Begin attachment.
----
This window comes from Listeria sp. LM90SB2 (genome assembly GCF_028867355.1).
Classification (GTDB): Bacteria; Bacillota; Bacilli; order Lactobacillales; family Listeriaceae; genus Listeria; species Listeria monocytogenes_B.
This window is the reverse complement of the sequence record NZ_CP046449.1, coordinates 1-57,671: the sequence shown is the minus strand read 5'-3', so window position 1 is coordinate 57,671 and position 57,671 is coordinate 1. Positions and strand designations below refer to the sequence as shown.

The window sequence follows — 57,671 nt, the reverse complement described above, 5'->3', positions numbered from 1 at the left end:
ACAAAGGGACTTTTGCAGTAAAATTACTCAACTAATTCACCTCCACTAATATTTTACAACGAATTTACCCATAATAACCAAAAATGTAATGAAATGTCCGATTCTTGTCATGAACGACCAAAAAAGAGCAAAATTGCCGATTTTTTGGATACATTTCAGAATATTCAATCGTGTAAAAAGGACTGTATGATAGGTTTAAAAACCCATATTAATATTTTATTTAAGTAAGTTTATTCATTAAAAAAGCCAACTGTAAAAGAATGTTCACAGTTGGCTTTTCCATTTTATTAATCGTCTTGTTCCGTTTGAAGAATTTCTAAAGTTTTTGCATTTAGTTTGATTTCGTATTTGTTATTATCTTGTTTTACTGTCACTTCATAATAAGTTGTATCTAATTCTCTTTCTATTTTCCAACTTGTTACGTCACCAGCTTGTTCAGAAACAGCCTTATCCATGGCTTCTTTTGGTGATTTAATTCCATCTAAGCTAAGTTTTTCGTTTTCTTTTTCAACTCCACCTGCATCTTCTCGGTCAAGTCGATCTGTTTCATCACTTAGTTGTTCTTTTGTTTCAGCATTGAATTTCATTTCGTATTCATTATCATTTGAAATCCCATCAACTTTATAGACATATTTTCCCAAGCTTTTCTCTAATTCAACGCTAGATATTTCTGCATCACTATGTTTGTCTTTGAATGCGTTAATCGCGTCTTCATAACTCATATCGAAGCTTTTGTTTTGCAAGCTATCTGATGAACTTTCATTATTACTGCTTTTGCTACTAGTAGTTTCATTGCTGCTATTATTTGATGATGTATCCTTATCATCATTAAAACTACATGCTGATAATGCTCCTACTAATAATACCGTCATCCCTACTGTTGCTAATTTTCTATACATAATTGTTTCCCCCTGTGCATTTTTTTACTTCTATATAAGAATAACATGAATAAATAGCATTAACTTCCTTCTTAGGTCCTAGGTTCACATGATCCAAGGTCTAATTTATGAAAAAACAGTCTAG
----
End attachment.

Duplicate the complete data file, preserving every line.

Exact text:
This window comes from Listeria sp. LM90SB2 (genome assembly GCF_028867355.1).
Classification (GTDB): Bacteria; Bacillota; Bacilli; order Lactobacillales; family Listeriaceae; genus Listeria; species Listeria monocytogenes_B.
This window is the reverse complement of the sequence record NZ_CP046449.1, coordinates 1-57,671: the sequence shown is the minus strand read 5'-3', so window position 1 is coordinate 57,671 and position 57,671 is coordinate 1. Positions and strand designations below refer to the sequence as shown.

The window sequence follows — 57,671 nt, the reverse complement described above, 5'->3', positions numbered from 1 at the left end:
ACAAAGGGACTTTTGCAGTAAAATTACTCAACTAATTCACCTCCACTAATATTTTACAACGAATTTACCCATAATAACCAAAAATGTAATGAAATGTCCGATTCTTGTCATGAACGACCAAAAAAGAGCAAAATTGCCGATTTTTTGGATACATTTCAGAATATTCAATCGTGTAAAAAGGACTGTATGATAGGTTTAAAAACCCATATTAATATTTTATTTAAGTAAGTTTATTCATTAAAAAAGCCAACTGTAAAAGAATGTTCACAGTTGGCTTTTCCATTTTATTAATCGTCTTGTTCCGTTTGAAGAATTTCTAAAGTTTTTGCATTTAGTTTGATTTCGTATTTGTTATTATCTTGTTTTACTGTCACTTCATAATAAGTTGTATCTAATTCTCTTTCTATTTTCCAACTTGTTACGTCACCAGCTTGTTCAGAAACAGCCTTATCCATGGCTTCTTTTGGTGATTTAATTCCATCTAAGCTAAGTTTTTCGTTTTCTTTTTCAACTCCACCTGCATCTTCTCGGTCAAGTCGATCTGTTTCATCACTTAGTTGTTCTTTTGTTTCAGCATTGAATTTCATTTCGTATTCATTATCATTTGAAATCCCATCAACTTTATAGACATATTTTCCCAAGCTTTTCTCTAATTCAACGCTAGATATTTCTGCATCACTATGTTTGTCTTTGAATGCGTTAATCGCGTCTTCATAACTCATATCGAAGCTTTTGTTTTGCAAGCTATCTGATGAACTTTCATTATTACTGCTTTTGCTACTAGTAGTTTCATTGCTGCTATTATTTGATGATGTATCCTTATCATCATTAAAACTACATGCTGATAATGCTCCTACTAATAATACCGTCATCCCTACTGTTGCTAATTTTCTATACATAATTGTTTCCCCCTGTGCATTTTTTTACTTCTATATAAGAATAACATGAATAAATAGCATTAACTTCCTTCTTAGGTCCTAGGTTCACATGATCCAAGGTCTAATTTATGAAAAAACAGTCTAG